- Third semester of virtual teaching assistants underway at Georgia Tech
- Virtual TAs are built on IBM's artificially intelligent Watson platform
- AI assistants save time for human TAs and are improving student participation
Many of us know Jack and Jill went up a hill to fetch a pail of water. But did you know that Jill then went to the Georgia Institute of Technology?
That's right — Jill went on to college and is now a teaching assistant in a course on artificial intelligence (AI) in Georgia Tech's computer science program. Jill assists Ashok Goel, professor in the School of Interactive Computing.
Jill, implemented on IBM's Watson platform, was first used during the spring 2016 semester to successfully answer frequently asked student questions without the help of humans. The students weren't told her identity until the final day of the class.
Building on Jill's success, Goel then introduced two 'Jill Watsons' this past fall to work alongside 13 human TAs.
"I told the students at the beginning of the semester that some of their TAs may or may not be computers," says Goel. "Then I watched the chat rooms for months as they tried to differentiate between human and artificial intelligence."
With Jill no longer a secret, Goel gave 14 of 15 TAs pseudonyms (only the head assistant kept his real identity). Jill Watson became Stacy Sisko and Ian Braun. Stacy interacted with the 400 enrolled students during class introductions and posted weekly updates while Ian answered common questions.
Stacy dove into the discussion forum first. All members of the class were encouraged to introduce themselves. She responded to about half of them without human assistance, chiming in with short paragraphs and relevant details.
"If a student mentioned that they lived in, say, Chicago and worked at a specific company, Stacy might comment on the city or the workplace," Goel says. "If a student mentioned they were taking another Georgia Tech course, she would sometimes make a comment about the instructor."
Goel said there were a few mistakes, but nothing alarming. Stacy wrote her own weekly previews of the content, then summarized them on Fridays. Sometimes her wrap-ups referenced conversations among students. For instance, if she noticed a helpful online discussion from a few days prior, she would highlight it during her summary and encourage students to check it out for added insight.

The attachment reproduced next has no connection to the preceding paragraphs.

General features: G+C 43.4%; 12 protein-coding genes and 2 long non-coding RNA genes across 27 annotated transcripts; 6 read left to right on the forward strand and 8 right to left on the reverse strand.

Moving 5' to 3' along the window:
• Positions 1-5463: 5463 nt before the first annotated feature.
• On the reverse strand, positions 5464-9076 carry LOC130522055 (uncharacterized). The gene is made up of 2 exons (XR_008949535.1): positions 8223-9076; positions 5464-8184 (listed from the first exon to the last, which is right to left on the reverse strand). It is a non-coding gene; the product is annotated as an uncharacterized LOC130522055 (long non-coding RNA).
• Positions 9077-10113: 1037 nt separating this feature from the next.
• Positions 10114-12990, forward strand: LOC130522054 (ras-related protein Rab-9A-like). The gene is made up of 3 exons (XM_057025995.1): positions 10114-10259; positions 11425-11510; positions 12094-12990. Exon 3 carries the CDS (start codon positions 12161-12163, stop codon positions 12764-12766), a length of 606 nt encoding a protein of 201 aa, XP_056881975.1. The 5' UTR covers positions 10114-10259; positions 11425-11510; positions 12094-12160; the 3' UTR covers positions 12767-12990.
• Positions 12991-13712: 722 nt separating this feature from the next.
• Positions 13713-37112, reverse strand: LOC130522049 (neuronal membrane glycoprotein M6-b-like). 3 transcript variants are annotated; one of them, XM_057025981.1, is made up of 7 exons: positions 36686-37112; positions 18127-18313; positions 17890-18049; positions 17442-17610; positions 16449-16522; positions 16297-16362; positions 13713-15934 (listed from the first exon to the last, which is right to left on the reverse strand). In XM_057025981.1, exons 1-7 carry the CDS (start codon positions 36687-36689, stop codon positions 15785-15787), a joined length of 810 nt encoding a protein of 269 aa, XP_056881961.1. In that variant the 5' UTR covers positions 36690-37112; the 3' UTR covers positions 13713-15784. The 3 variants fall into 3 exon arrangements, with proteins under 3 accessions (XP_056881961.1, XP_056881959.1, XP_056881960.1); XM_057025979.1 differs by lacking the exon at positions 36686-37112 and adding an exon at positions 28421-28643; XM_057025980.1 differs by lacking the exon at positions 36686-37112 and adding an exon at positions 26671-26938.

Virtual teaching assistants like Jill were recently recognized as one of the most transformative technologies to impact college within the past 50 years by the Chronicle of Higher Education.
The other non-human TA, Ian, wasn't much different from the original Jill Watson. He answered routine questions typically asked each semester, such as the allowed length and format of written assignments.
"Ian wasn't as efficient in fall as Jill was in spring. He didn't answer as many questions as we had expected," Goel admits. Ian only posted responses if he was 97 percent confident. "We're still sorting through the data, but it looks like some students may have deliberately tried to outsmart the computer by asking questions in new ways."
And because Ian could only pull answers from his episodic memory of previous offerings of the class, Goel thinks the variety of the student questions may have been a bit overwhelming. So his research team has developed a new version of Jill based on semantic analysis that he will introduce to the incoming class this semester.
At the end of the term, the students were polled about who was human and what was AI. Slightly more than 50 percent of the students correctly guessed that Stacy was a computer. Sixteen percent figured out that Ian wasn't human. On the other hand, more than 10 percent mistakenly thought two of the human TAs weren't real.
"We're seeing more engagement in the course. For instance, in fall of 2015 before Jill Watson, each student averaged 32 comments during the semester. This fall it was close to 38 comments per student, on average," Goel says. "I attribute this increased involvement partly to our AI TAs. They're able to respond to inquiries more quickly than us."
This isn't something Goel expected when he began the Jill Watson project. He just wanted to free up more time for his staff so they could concentrate on tasks computers can't do.
Also in the fall, approximately 40 students built chatbots (their own avatars of Jill Watson) that could converse about the course. This allowed the students to operationalize some of the techniques they were learning in the class.
"When we started, I had no idea that this would blossom into a project with so many dimensions. It's been a bonanza of low-hanging fruit we're just starting to pluck."